Use of clinical data and acceleration profiles to validate pneumatic transportation systems

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Resumé

Modern pneumatic transportation systems (PTSs) are widely used in hospitals for rapid blood sample transportation. The use of PTS may affect sample integrity. Impact on sample integrity in relation to hemolysis and platelet assays was investigated and also, we wish to outline a process-based and outcome-based validation model for this preanalytical component. The effect of PTS was evaluated by drawing duplicate blood samples from healthy volunteers, one sent by PTS and the other transported manually to the core laboratory. Markers of hemolysis (potassium, lactate dehydrogenase [LD] and hemolysis index [HI]) and platelet function and activation were assessed. Historic laboratory test results of hemolysis markers measured before and after implementation of PTS were compared. Furthermore, acceleration profiles during PTS and manual transportation were obtained from a mini g logger in a sample tube. Hand-carried samples experienced a maximum peak acceleration of 5 g, while peaks at almost 15 g were observed for PTS. No differences were detected in results of potassium, LD, platelet function and activation between PTS and manual transport. Using past laboratory data, differences in potassium and LD significantly differed before and after PTS installation for all three lines evaluated. However, these estimated differences were not clinically significant. In this study, we found no evidence of PTS-induced hemolysis or impact on platelet function or activation assays. Further, we did not find any clinically significant changes indicating an acceleration-dependent impact on blood sample quality. Quality assurance of PTS can be performed by surveilling outcome markers such as HI, potassium and LD.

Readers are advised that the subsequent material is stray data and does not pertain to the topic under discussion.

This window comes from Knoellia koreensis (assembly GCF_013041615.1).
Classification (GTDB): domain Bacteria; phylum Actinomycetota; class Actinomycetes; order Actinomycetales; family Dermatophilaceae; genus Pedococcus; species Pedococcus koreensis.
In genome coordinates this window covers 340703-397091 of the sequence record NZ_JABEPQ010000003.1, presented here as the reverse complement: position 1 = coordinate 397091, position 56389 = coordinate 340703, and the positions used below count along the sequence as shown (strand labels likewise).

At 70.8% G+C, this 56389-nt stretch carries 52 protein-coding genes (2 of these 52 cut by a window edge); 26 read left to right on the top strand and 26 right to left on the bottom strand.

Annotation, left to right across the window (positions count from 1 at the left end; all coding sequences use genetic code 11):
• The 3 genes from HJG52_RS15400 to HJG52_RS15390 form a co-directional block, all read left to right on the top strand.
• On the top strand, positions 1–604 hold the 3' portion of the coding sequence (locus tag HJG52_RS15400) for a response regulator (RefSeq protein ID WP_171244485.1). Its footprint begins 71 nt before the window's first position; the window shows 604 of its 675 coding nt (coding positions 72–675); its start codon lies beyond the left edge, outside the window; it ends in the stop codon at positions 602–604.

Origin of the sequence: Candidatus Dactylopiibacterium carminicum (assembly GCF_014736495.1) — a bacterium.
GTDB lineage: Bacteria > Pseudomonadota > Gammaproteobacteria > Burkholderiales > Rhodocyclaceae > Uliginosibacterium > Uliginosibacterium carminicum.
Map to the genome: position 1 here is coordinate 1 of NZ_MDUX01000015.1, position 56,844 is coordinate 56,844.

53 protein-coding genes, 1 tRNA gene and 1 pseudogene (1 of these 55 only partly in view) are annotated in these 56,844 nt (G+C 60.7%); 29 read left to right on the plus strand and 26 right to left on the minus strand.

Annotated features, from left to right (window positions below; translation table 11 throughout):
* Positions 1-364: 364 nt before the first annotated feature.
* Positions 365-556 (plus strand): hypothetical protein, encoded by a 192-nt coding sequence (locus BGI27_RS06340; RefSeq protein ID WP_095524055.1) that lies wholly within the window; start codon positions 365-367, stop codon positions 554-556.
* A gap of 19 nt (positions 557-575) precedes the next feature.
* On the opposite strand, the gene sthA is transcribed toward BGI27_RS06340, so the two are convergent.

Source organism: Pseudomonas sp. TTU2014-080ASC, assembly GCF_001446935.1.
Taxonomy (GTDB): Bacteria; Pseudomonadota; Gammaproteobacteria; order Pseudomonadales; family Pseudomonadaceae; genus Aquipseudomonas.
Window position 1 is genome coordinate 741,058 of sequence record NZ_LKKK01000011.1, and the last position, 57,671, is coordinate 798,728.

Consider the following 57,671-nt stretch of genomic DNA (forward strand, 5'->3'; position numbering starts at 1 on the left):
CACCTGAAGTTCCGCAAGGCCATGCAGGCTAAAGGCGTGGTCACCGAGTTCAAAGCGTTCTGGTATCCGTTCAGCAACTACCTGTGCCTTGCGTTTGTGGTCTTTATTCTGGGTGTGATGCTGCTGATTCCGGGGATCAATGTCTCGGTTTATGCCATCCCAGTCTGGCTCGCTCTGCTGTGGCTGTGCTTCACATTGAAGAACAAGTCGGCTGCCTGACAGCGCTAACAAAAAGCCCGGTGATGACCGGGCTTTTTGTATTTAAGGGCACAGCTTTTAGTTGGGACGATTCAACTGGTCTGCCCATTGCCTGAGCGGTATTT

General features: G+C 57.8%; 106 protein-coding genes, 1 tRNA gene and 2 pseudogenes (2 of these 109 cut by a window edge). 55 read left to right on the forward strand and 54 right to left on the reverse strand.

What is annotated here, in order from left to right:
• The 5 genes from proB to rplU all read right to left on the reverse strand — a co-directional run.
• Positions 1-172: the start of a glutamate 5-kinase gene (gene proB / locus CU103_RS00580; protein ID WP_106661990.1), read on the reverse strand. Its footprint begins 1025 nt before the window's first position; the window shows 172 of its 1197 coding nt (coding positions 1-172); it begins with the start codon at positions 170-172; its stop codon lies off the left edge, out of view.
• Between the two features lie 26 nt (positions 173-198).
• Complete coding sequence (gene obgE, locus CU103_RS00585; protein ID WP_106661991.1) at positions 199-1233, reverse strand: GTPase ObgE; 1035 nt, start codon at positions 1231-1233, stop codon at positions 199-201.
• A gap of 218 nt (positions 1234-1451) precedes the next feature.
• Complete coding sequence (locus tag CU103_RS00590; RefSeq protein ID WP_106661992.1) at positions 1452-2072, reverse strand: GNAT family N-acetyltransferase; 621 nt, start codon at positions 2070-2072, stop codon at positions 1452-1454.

OriginalsprogEngelsk
TidsskriftClinical Chemistry and Laboratory Medicine
ISSN1434-6621
DOI
StatusE-pub ahead of print - 5. dec. 2019

Fingeraftryk

Pneumatics
Hemolysis
Platelets
L-Lactate Dehydrogenase
Potassium
Blood
Chemical activation
Assays
Quality assurance

Citer dette

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title = "Use of clinical data and acceleration profiles to validate pneumatic transportation systems",
abstract = "Modern pneumatic transportation systems (PTSs) are widely used in hospitals for rapid blood sample transportation. The use of PTS may affect sample integrity. Impact on sample integrity in relation to hemolysis and platelet assays was investigated and also, we wish to outline a process-based and outcome-based validation model for this preanalytical component. The effect of PTS was evaluated by drawing duplicate blood samples from healthy volunteers, one sent by PTS and the other transported manually to the core laboratory. Markers of hemolysis (potassium, lactate dehydrogenase [LD] and hemolysis index [HI]) and platelet function and activation were assessed. Historic laboratory test results of hemolysis markers measured before and after implementation of PTS were compared. Furthermore, acceleration profiles during PTS and manual transportation were obtained from a mini g logger in a sample tube. Hand-carried samples experienced a maximum peak acceleration of 5 g, while peaks at almost 15 g were observed for PTS. No differences were detected in results of potassium, LD, platelet function and activation between PTS and manual transport. Using past laboratory data, differences in potassium and LD significantly differed before and after PTS installation for all three lines evaluated. However, these estimated differences were not clinically significant. In this study, we found no evidence of PTS-induced hemolysis or impact on platelet function or activation assays. Further, we did not find any clinically significant changes indicating an acceleration-dependent impact on blood sample quality. Quality assurance of PTS can be performed by surveilling outcome markers such as HI, potassium and LD.",
keywords = "acceleration, blood sample quality, pneumatic transportation system, preanalytical, quality control, validation system, vibration",